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By: J Scott

Anyone who follows economic news has probably noticed that there's a lot of talk over the past 6 months about how strong the US dollar has gotten.  And while we as Americans probably assume that a strong dollar is only good for our economy and our country, the reality is that in addition to the upsides, there are also several downsides to our currency gaining strength.

Because this is counterintuitive, I thought I would take a few minutes and explain some of the benefits and drawbacks to a strong dollar.  But, let’s start with the basics…

What Does a Strong Dollar Even Mean?

First, let's start with the question of, “What does it mean to have a strong dollar (or a strong currency, in general)?”

When we say the dollar is strong, what we are really saying is that the dollar is strong compared to other currencies. Currencies don't get stronger or weaker by themselves.  A currency can only get stronger or weaker compared to other currencies.

If the dollar is stronger today than it was yesterday, that means that a dollar today can buy more of another currency than it could buy yesterday.

As an example, let's look at one of the biggest moves the dollar has made in the past year. A year ago, one US dollar could purchase about 110 Japanese Yen. Today, one US dollar can purchase nearly 145 Japanese Yen.

In other words, the US dollar has gotten about 30% stronger compared to the Japanese yen over the past year.

Why Does a Currency Strengthen?

The next logical question is what drives a currency's strength up or down?

To answer this question, it's important to remember that a currency isn't just used to buy and sell stuff. Many large investors, including trillion-dollar funds and even other governments, use currencies as an investment vehicle.

For example, when the US government needs to “create” more money, they do so by issuing treasury bonds. Bonds are just a debt instrument that the government sells to raise money. Whoever buys and holds a bond gets paid interest on a regular basis in return for holding some of the government's debt.

Most US bonds these days are paying somewhere between 1% and 3% annual interest. With hard assets around the world losing value, many large investors are perfectly happy receiving these relatively low returns because they know that investing in US government bonds is the safest investment on the planet. 

The only way an investor loses money is if the United States defaults on its debt.

When investors start to move money out of one currency into another currency, currency losing the investment weekend and the currency gaining the investment strengthens.  Over the past several months, the US has been raising interest rates, which has led to an increase in bond rates. Investors are getting a better return by investing in US bonds than they were 6 months ago.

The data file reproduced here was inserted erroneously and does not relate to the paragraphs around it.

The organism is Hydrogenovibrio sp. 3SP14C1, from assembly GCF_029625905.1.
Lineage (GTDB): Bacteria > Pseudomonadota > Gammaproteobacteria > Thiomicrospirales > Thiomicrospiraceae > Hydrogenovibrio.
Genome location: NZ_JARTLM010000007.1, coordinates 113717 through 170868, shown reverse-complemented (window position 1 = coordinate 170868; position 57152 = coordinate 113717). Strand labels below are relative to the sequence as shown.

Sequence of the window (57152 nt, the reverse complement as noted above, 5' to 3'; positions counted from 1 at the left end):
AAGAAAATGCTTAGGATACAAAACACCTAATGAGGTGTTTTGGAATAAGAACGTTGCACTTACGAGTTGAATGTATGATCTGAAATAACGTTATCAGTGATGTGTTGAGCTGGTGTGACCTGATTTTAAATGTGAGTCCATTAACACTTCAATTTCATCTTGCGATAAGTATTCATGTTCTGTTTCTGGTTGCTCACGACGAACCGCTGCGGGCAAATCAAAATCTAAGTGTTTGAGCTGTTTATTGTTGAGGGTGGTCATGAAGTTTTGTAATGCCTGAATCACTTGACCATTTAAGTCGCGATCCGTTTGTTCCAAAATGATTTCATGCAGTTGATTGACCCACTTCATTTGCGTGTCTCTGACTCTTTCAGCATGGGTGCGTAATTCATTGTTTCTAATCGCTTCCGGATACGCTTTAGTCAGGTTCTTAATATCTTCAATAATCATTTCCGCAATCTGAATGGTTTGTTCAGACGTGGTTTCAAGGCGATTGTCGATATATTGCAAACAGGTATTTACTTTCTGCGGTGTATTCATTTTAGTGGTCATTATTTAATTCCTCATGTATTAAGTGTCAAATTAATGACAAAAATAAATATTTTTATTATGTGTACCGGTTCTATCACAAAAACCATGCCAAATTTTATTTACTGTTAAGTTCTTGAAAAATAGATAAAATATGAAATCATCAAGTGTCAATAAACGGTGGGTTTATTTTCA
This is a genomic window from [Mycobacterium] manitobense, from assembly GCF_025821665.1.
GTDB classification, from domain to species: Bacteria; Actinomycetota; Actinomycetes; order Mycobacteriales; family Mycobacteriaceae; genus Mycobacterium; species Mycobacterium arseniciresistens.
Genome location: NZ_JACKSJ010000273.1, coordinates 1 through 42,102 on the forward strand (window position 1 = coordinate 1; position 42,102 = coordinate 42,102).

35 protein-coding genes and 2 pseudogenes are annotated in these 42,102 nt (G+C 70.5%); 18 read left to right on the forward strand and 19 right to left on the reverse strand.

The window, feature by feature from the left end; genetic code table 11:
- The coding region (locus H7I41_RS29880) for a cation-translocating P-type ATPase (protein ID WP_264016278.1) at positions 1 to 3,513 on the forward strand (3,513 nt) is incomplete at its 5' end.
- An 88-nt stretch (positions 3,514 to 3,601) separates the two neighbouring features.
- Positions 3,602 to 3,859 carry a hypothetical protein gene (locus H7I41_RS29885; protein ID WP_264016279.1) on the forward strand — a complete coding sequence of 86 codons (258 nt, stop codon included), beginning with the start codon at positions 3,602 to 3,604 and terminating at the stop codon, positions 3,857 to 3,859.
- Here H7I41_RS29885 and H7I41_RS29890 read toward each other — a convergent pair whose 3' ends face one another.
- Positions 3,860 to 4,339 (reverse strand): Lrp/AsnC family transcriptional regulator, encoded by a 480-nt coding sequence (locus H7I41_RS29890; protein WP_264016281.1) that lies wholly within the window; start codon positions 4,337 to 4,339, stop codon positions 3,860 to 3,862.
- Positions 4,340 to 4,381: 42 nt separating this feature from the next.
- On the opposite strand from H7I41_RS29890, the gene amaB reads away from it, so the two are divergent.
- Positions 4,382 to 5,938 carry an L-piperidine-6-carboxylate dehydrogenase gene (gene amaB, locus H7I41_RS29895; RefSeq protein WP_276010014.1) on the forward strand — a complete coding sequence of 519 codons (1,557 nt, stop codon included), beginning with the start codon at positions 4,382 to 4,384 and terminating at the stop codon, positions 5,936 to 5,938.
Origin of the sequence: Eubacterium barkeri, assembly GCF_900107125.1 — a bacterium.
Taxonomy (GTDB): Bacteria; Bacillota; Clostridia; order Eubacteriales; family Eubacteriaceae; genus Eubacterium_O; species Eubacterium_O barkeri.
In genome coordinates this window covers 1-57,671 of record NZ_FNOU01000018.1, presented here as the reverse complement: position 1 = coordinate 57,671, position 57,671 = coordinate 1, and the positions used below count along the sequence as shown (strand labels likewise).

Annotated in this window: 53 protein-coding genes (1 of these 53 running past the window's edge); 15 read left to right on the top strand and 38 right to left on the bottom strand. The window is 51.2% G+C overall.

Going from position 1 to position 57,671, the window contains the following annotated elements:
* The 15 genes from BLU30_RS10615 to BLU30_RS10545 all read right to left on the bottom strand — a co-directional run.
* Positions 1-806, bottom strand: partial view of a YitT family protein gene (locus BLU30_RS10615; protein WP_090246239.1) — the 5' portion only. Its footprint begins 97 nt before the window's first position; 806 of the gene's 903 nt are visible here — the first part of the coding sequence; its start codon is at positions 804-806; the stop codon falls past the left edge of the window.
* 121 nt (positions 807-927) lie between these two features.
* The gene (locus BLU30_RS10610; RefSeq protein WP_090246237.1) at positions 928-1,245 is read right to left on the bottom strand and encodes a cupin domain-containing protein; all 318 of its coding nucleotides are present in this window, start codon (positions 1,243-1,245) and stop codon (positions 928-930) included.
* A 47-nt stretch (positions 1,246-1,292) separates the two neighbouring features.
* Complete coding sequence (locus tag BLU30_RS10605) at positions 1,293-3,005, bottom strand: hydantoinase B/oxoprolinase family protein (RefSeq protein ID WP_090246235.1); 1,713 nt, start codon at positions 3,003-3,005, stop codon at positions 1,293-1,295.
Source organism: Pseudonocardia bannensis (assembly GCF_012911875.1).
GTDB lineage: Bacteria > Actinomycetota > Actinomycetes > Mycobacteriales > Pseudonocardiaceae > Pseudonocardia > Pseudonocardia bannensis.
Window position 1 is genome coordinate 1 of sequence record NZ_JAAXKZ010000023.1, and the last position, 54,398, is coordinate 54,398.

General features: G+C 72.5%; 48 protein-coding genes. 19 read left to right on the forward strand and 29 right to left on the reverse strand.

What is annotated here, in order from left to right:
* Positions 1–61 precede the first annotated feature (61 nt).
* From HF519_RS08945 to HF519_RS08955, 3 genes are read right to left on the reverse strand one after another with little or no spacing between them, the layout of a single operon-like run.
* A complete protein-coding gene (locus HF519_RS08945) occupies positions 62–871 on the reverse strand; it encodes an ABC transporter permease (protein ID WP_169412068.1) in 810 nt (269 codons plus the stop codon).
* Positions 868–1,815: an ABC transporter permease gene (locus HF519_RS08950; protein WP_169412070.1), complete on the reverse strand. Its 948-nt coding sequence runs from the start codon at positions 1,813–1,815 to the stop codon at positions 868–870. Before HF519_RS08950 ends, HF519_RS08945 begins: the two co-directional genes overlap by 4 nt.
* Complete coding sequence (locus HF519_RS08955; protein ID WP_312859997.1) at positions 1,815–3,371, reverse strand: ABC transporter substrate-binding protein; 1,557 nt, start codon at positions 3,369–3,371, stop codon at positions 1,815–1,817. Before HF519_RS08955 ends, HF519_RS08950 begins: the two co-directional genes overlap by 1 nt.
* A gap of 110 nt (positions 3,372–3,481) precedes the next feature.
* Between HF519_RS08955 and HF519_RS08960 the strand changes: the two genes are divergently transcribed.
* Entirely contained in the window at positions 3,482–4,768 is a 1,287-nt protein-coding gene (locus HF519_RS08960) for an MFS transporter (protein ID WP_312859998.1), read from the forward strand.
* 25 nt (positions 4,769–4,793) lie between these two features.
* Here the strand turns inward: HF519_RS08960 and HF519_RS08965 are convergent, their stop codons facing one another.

For that reason, money from around the world is flowing out of other currencies and into US bonds. And all of this money flowing out of other currencies and into the US dollar is what has strengthened the US dollar compared to nearly all other currencies around the world.

Why Is a Strong Dollar Good?

Obviously, there are some upsides to having a strong currency. It means that investors and governments around the world have faith in your economy.  A strong dollar reinforces the fact that the US is worth investing in and being a trading partner of.

More importantly, it gives us confidence that no other currency is close to replacing the US dollar as the world's reserve currency. Meaning that for the foreseeable future, the US will continue to be the dominant global economy.

But a strong dollar is also good for individual American citizens as well.

We can travel abroad for cheaper. Because our dollar can buy more of other currencies, we can travel and exchange US dollars for local currencies, get more of that currency, and be able to buy more stuff in the local currency.

Additionally, anything we import into the US is cheaper.  The countries we trade with do business in their local currency, and when our currency is stronger than theirs, we can buy more of their stuff with less of our own currency.

Why is a Strong Dollar Bad?

But there are also some downsides of a strong dollar.

While it may be cheaper for US citizens to travel abroad, it's now more expensive for foreigners to travel to the US.  Because much of our economy relies on tourism -- think Disney World, Las Vegas, New York City, etc. – having fewer overseas visitors will hurt local tourism economies and the broader economy as well.

A strong dollar is also bad for US companies that rely on exporting their products around the world. While it's cheaper to import when the dollar is strong, it's more expensive to export. Products are more expensive to foreigners purchasing in their local currency, so they buy less of those products and US companies suffer.

From a global standpoint, a strong US dollar often means that emerging economies will suffer. Smaller nations that are looking to enter the global marketplace (which is good for the global economy and international trade) we'll find it more difficult to gain footing because their currency gets weaker.

Money is moving out of their currency and into us dollars. Their exporters are making less money. Their imports cost more.  Long story short, a strong US dollar is bad for emerging countries and global trade. 


Next time you hear that that the US dollar is getting stronger, remember that while this is good in many ways, it also comes with downsides that can affect not only individual Americans, but also US companies as well as the global economy.

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